K-State President Kirk Schulz and Athletics Director John Currie spoke to the media Tuesday morning in the Legends Room in Bramlage Coliseum. The conference followed the confirmation that head coach Frank Martin would indeed accept the head coach position at the University of South Carolina. This decision leaves Currie with his first major head coaching vacancy to fill since accepting the position as AD in 2009.
At nearly the same time, Martin was being introduced as the Gamecocks’ head basketball coach at a press conference in the Colonial Life Arena, South Carolina’s basketball home.
Schulz said he has full confidence that Currie will be able to bring in a coach capable of success that can also represent what K-State is all about and that the coach, whoever it may be, will be coming into a great situation.
“The $18 million state-of-the-art basketball training facility that will open this summer shows a real commitment to men’s basketball,” Schulz said. “We can pay a very competitive salary. We have a passionate and dedicated fan base that has certainly exercised their will to express themselves a lot over the last several days. That is a great situation to come into. You have people who care about basketball here.”
Currie said many of the same things in regard to the state of the K-State basketball program and its next coach before announcing that he will not be available for media contact until he has finished the task of finding a new coach.
“There will be no predetermined parameters in our search. I will of course be in regular contact with President Schulz throughout the process. This task will have my sole attention until it is completed,” Currie said before warning fans not to fall into the media frenzy that has already begun. “Any reports, other than those originating from Tom Gilbert in our athletics communications office, are simply not correct.”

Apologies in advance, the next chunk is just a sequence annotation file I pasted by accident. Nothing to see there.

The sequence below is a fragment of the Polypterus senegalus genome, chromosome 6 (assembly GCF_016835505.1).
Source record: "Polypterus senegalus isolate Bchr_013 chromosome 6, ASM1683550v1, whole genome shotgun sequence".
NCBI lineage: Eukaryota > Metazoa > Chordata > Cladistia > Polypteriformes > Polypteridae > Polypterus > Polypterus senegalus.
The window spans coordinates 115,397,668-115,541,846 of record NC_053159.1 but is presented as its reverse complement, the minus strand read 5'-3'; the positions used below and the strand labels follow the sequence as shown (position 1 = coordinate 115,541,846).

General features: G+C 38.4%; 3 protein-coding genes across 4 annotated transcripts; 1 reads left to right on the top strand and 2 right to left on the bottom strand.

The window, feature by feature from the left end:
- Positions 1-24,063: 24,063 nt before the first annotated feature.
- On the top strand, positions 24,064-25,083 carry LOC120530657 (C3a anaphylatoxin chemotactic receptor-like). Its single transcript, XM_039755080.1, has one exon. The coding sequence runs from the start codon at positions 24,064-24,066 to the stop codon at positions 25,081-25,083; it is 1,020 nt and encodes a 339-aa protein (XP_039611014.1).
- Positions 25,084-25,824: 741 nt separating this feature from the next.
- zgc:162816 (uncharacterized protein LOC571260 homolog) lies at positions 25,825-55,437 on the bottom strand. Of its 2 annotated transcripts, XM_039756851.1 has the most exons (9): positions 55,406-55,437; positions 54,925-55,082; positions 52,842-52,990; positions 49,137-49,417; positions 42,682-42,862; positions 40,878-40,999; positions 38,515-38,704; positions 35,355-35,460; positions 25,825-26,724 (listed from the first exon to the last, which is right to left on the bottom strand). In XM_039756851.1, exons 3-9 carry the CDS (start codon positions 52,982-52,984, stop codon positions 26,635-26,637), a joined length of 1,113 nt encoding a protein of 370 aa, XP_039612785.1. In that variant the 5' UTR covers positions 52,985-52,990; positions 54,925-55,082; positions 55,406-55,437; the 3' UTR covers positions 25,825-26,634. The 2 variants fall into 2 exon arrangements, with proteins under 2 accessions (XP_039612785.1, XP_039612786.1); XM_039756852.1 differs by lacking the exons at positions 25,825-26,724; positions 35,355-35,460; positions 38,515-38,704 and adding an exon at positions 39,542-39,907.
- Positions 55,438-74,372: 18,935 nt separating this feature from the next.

Martin addressed the speculation that his relationship with Currie was an unhealthy one and that a personal rift between the two was to blame for Martin’s departure.
“That administration has been phenomenal,” Martin said. “I can’t be more thankful for the way that that administration treated us. They gave us what we needed. It’s unfortunate that because of social media stuff that people make comments, and it becomes a firestorm. If the people who reported that ever went in meetings between Currie and I, I think their opinion would be different.”
The speculation peaked when Jamar Samuels was suspended for the Wildcats’ third round game in the NCAA tournament for accepting $200 from his former coach.
Currie said, after an unidentified person turned in Samuels’ receipt of the transaction, found in a local grocery store, to the compliance office at K-State, the school administered a complete investigation before making the decision to suspend the senior.
Martin supported Samuels on national television as a guest analyst on CBS last Saturday, saying the rule “doesn’t understand the culture of these kids,” and that he sent money multiple times to college students who he had a special impact on when he coached basketball and taught math in an inner-city high school in Miami, Fla.
Martin said despite what some may think the Samuels’ suspension played no part in his decision to accept the job at South Carolina and denied any rumors that he felt unwelcome at K-State.
“They wanted me at K-State. That was never in question,” Martin said. “I want this challenge.”
Martin called players on the K-State basketball team individually to inform them of his decision to leave.
“That’s the most difficult thing that I’ve ever had to do in my life,” Martin said. “When I had to speak to Rodney McGruder, Jordan Henriquez and those guys and tell them that I was making this decision, it was hard because I was making the selfish decision. I like challenges. And getting this program back to where it belongs was something I embraced from the first second.”
Currie said he met with members, of the basketball team Tuesday night and that he was pleased with how they reacted to the news.
Martin said he would visit with the current assistant coaches in place at South Carolina soon and “make those decisions accordingly,” about whom to keep on staff and that he would also speak with his previous coaching staff and start to make his decisions as the week goes forward.
Currie said he received a call last Friday afternoon from Eric Hyman, South Carolina’s AD, who said he had interest in Martin and later that night, Martin requested to speak with South Carolina and indicated that he would accept the job if it was offered to him.
Currie said he asked Martin if there was anything he could do to keep him, including offering a significant pay increase, but that money was not a factor in Martin’s decision.
“I want to thank coach Martin for the job he has done leading our program over the last five years. Certainly, the foundation and platform for basketball success at K-State has been elevated as a result of his efforts and his coaching staff,” Currie said. “I look forward to following his success at South Carolina.”